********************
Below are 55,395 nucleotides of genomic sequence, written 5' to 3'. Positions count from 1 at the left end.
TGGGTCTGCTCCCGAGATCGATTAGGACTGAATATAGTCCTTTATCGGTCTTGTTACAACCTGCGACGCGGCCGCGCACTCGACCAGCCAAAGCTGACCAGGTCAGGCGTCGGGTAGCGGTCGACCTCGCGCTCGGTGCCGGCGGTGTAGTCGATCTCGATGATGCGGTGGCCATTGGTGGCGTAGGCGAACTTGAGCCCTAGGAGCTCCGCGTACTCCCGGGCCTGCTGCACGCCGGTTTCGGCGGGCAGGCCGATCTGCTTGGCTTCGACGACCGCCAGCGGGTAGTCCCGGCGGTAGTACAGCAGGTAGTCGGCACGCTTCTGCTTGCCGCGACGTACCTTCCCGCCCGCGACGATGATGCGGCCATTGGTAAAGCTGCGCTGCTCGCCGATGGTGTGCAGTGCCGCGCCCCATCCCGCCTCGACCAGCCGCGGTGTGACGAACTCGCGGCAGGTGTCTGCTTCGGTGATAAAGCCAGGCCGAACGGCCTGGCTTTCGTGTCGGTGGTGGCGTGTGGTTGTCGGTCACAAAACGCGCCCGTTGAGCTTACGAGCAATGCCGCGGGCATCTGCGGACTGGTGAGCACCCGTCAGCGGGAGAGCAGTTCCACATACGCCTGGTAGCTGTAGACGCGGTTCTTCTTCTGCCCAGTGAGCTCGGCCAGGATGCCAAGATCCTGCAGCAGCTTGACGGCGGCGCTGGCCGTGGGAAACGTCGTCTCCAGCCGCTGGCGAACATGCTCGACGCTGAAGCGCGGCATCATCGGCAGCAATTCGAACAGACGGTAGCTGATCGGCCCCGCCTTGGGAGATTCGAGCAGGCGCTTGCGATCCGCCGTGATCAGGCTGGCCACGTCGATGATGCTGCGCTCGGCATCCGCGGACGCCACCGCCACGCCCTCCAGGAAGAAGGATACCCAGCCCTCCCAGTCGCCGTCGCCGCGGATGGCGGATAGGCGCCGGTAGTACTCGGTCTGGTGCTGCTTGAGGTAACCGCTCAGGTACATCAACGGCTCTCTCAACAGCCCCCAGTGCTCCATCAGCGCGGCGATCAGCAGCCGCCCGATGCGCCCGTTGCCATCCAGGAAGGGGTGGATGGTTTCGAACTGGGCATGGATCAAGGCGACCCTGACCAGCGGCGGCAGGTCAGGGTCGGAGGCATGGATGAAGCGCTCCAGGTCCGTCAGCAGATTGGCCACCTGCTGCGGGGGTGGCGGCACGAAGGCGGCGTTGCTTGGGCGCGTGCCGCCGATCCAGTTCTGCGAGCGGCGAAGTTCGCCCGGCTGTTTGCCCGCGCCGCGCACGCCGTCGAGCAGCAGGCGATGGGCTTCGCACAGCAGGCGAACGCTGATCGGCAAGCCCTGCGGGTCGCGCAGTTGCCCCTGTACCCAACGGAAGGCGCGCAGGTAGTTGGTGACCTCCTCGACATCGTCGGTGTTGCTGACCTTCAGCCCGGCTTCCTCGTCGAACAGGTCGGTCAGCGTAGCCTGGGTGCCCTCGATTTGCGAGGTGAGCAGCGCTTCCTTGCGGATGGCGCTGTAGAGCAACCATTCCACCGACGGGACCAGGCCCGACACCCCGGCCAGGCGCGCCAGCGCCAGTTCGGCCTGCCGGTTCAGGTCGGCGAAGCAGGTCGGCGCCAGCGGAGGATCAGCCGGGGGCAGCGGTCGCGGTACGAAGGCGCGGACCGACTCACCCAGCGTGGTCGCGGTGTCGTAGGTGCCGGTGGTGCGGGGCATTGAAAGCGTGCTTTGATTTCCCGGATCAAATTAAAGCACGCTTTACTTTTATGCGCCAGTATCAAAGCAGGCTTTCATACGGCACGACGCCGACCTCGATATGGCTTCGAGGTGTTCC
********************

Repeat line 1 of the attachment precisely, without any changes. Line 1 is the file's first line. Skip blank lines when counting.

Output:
Below are 55,395 nucleotides of genomic sequence, written 5' to 3'. Positions count from 1 at the left end.